Indigenous peoples in Peru

Peru is the third largest producer of copper and zinc in the world, and the leading producer of gold in Latin America. The mining industry has been a site of struggle as multinational companies have been encroaching on Indigenous territories, infringing upon land rights and Indigenous livelihoods. Furthermore, as the global recession has led to an increase in gold prices, the number of illegal gold mines have grown, becoming a source of informal revenue for many, but also contributing to massive deforestation and environmental contamination. Consequently, the mining debate receives mixed reactions among Indigenous communities as it provides a livelihood for some, but also affects their well-being in the long term.

Last February, the Peruvian Armed Forces launched Operation Mercury 2019 to combat the illegal mining industry in La Pampa, a town of 25,000, located in the Amazonian region of Madre de Dios, bordering Brazil and Bolivia. Security forces stated that 6,000 miners were expelled, dozens of criminals were captured, and 50 trafficked women were rescued. La Pampa is an area where organized crime has developed along with illegal mining and human rights violations have been persistent including forced labour, sexual exploitation, and sex trafficking. Workers are promised false wages, and fall victim to organized crime networks. Indigenous leaders have confronted small scale miners to leave their lands, but have had their lives threatened in response.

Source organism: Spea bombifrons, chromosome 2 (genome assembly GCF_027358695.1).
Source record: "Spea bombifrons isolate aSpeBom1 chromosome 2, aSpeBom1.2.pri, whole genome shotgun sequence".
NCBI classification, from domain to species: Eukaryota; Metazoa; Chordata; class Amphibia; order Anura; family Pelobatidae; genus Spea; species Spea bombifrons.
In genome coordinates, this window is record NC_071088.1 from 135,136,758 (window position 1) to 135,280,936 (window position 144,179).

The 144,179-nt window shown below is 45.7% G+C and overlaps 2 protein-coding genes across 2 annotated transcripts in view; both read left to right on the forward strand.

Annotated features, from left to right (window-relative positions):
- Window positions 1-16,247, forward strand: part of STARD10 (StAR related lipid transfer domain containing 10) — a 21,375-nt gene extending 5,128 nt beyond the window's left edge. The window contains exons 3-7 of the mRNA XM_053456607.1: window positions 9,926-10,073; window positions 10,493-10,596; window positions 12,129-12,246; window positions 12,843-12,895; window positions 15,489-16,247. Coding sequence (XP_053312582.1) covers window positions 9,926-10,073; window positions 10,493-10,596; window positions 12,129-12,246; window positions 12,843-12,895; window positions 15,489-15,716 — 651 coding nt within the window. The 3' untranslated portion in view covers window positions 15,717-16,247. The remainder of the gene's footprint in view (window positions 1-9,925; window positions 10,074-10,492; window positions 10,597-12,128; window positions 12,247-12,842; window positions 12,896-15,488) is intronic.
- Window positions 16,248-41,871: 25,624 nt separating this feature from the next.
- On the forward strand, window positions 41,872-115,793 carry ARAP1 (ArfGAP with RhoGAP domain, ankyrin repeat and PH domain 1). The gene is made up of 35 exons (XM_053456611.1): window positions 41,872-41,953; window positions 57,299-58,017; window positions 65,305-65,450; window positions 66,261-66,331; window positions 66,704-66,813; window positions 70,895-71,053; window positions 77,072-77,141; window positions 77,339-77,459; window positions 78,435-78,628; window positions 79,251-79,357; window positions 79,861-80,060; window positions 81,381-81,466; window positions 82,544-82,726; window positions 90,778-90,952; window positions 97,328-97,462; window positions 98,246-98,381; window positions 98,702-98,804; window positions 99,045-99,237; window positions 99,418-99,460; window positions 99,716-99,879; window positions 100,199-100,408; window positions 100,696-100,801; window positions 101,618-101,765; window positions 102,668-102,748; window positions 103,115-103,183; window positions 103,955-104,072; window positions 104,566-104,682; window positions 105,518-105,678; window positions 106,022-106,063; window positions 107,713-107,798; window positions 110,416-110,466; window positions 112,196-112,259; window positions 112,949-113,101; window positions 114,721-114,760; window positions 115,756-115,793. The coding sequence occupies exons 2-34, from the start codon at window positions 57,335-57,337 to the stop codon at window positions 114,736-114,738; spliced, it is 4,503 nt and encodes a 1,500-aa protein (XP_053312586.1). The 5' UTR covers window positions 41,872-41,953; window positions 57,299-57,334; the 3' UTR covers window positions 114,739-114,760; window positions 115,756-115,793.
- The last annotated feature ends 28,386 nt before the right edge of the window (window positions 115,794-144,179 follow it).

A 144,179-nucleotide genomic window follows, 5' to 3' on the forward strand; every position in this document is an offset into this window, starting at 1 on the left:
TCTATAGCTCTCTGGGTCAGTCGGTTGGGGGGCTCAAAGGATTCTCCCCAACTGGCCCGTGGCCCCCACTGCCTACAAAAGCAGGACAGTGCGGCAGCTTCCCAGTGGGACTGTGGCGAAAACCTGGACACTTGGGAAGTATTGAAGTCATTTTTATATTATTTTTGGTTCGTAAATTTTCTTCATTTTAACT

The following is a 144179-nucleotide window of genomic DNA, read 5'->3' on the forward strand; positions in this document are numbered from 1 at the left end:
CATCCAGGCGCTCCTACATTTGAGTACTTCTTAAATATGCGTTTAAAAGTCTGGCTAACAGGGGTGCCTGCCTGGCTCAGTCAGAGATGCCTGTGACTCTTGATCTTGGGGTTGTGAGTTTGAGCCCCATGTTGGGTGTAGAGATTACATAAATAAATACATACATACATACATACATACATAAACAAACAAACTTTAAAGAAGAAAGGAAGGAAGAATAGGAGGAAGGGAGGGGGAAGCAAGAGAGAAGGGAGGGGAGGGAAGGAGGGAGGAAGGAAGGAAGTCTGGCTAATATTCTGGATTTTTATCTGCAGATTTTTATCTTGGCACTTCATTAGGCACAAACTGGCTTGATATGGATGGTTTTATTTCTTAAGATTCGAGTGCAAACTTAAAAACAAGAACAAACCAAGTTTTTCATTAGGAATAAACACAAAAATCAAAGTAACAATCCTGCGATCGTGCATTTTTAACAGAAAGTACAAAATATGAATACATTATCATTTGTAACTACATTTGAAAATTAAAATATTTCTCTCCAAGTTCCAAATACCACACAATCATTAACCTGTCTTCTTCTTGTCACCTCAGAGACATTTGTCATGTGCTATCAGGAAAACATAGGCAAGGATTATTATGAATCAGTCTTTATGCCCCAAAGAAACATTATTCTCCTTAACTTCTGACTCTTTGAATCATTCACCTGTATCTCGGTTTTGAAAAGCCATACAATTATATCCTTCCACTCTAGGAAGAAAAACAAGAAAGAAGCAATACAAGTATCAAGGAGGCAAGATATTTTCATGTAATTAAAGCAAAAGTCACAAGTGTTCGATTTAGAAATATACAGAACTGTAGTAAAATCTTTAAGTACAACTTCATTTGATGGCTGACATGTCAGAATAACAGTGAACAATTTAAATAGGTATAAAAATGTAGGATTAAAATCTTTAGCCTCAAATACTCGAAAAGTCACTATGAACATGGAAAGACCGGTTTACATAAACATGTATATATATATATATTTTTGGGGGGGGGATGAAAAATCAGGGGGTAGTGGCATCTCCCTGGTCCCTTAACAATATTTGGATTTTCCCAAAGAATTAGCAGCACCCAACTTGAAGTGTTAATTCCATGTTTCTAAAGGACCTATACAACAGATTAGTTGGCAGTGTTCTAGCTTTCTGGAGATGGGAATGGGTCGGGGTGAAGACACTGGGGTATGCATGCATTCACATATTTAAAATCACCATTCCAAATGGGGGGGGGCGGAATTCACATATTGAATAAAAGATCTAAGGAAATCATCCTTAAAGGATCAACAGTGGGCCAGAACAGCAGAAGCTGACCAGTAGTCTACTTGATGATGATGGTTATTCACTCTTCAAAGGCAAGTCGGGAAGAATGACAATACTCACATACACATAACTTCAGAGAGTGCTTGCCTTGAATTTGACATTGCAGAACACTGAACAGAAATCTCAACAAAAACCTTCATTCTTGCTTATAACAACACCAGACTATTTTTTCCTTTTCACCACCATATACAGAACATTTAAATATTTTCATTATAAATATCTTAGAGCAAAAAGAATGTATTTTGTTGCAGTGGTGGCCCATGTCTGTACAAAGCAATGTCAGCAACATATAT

The region of Madre de Dios has been endangered by deforestation and mercury contamination in its waters. In May 2016, the government declared a health emergency in the region, as 40% of the population living in 97 nearby villages were found to have mercury poisoning. Mercury is used to separate the gold from its impurities, and its leftovers evaporate into the atmosphere or find themselves in the waterway, causing significant damage to the environment and to the health of surrounding populations.

Illegal gold mining has increased by 540% between 2006 and 2015, leading to growing concerns of the long-term environmental and health impacts on the lungs of the planet, its Indigenous communities, and the Peruvian economy as well.

Furthermore, illegal mining has become an epidemic and has accelerated the destruction of the Amazon rainforest. In addition to causing a loss in revenue for the state, Indigenous communities suffer the consequences as their waters and lands become contaminated due to the unregulated use of mercury. Artisanal miners, sometimes Indigenous or from other communities, face rising social conflicts since different  groups simultaneously claim ownership over the land.